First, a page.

The doctor will ask you about your symptoms and health history. A pelvic exam will be done. This is often enough to suspect the problem.
Images will be taken of the pelvic organs. This can be done with an ultrasound taken from the outside of the belly. It may also be done with an ultrasound probe placed in vagina.
Laparoscopy is needed to confirm the diagnosis. A small cut is made in the belly. A telescope is passed through it. It lets the doctor to look for signs of endometrial tissue outside the womb. A biopsy of tissue may be taken. It will be tested for signs of endometriosis.
American College of Obstetricians and Gynecologists (ACOG). Practice bulletin no. 114: management of endometriosis. Obstet Gynecol. 2010 Jul;116(1):223-36, reaffirmed 2018.
Endometriosis. ACOG website. Available at: https://www.acog.org/Patients/FAQs/Endometriosis. Updated January 2019. Accessed January 14, 2020.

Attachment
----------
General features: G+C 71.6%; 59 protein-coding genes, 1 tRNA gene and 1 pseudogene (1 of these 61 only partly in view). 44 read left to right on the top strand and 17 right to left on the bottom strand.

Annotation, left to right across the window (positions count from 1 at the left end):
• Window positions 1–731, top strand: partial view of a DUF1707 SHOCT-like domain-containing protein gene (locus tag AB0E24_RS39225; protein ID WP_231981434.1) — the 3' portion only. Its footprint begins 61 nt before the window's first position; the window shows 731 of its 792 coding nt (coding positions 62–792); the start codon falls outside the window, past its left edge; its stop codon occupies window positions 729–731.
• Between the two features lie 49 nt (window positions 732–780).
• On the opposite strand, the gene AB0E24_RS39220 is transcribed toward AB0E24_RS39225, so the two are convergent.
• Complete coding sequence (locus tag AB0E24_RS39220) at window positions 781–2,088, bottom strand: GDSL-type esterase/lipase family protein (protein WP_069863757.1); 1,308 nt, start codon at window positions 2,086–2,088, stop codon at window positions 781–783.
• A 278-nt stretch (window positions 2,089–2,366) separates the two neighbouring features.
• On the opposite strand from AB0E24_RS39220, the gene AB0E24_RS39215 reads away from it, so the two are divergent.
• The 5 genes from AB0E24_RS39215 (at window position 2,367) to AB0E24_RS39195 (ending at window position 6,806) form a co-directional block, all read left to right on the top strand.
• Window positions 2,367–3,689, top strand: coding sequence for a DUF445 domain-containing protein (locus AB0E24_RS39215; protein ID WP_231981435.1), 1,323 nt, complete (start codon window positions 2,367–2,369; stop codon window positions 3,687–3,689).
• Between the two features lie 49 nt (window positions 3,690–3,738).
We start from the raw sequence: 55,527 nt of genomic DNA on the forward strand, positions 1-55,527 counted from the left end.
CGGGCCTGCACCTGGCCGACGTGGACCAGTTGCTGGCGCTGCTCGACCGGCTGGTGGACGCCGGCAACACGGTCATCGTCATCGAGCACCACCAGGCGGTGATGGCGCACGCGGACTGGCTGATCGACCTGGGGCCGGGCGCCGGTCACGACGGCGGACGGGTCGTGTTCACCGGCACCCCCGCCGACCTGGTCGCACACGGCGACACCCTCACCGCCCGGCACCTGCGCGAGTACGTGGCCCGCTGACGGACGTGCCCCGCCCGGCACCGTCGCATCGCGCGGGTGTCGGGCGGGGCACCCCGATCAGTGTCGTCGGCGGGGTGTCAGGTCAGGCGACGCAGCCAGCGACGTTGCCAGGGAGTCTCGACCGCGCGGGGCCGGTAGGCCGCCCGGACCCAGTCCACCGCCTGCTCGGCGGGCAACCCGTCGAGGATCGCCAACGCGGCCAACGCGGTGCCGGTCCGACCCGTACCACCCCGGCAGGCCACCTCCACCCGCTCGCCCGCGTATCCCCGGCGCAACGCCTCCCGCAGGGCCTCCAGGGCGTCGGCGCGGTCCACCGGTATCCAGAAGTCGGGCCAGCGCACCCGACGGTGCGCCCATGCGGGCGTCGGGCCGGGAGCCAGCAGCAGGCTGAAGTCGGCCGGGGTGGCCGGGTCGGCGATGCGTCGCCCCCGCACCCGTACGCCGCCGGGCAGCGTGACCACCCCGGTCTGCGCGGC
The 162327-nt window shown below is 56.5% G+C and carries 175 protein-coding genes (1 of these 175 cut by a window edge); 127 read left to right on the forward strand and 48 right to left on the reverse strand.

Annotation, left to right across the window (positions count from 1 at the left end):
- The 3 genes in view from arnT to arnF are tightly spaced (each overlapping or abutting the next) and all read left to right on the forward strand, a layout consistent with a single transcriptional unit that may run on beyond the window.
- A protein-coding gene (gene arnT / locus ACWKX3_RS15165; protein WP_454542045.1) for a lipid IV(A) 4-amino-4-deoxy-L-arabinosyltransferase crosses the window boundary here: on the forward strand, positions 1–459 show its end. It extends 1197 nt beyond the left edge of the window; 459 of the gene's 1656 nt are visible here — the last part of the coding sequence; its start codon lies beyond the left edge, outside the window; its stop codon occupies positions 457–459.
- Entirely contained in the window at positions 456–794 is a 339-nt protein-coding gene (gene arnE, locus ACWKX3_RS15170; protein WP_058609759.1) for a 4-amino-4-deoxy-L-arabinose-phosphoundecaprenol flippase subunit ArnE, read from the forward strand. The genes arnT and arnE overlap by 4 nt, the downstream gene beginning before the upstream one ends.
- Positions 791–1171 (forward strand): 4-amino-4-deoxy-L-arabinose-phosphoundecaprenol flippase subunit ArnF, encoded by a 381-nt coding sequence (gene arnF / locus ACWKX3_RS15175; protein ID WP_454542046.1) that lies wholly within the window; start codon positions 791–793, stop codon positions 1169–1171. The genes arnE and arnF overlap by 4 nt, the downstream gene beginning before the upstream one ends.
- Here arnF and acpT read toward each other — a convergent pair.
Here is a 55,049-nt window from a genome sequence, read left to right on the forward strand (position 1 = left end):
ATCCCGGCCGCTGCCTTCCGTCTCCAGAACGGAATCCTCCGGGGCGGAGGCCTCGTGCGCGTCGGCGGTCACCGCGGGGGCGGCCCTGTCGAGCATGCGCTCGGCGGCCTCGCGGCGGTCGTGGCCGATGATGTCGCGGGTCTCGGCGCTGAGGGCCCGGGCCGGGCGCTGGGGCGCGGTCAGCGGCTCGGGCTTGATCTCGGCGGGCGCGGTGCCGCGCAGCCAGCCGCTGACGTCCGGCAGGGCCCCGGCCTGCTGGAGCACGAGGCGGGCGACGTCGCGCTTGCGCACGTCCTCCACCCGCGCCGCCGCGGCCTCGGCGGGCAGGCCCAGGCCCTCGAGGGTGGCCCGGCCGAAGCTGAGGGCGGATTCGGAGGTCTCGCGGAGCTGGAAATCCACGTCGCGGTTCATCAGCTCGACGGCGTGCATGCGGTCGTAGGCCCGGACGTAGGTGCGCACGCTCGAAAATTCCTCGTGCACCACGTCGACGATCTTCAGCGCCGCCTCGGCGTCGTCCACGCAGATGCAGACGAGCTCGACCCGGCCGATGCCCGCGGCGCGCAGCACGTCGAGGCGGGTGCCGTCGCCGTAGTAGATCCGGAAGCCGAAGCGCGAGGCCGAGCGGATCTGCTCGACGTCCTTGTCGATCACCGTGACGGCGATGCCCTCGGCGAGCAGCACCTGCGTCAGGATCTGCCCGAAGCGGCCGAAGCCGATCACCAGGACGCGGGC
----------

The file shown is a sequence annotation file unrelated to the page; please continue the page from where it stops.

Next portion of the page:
Endometriosis. EBSCO DynaMed website. Available at:https://www.dynamed.com/condition/endometriosis. Updated August 30, 2019. Accessed January 14, 2020.
Endometriosis. Office on Women's Health—US Health and Human Services website. Available at: https://www.womenshealth.gov/a-z-topics/endometriosis. Updated April 1, 2019. Accessed January 14, 2020.
Levine EM, et al: Deep Infiltrating Endometriosis: Making the Diagnosis. J Diagn Med Sonogr 2019;35(4):1-3.
Last reviewed November 2019 by EBSCO Medical Review Board Beverly Siegal, MD, FACOG Last Updated: 3/5/2020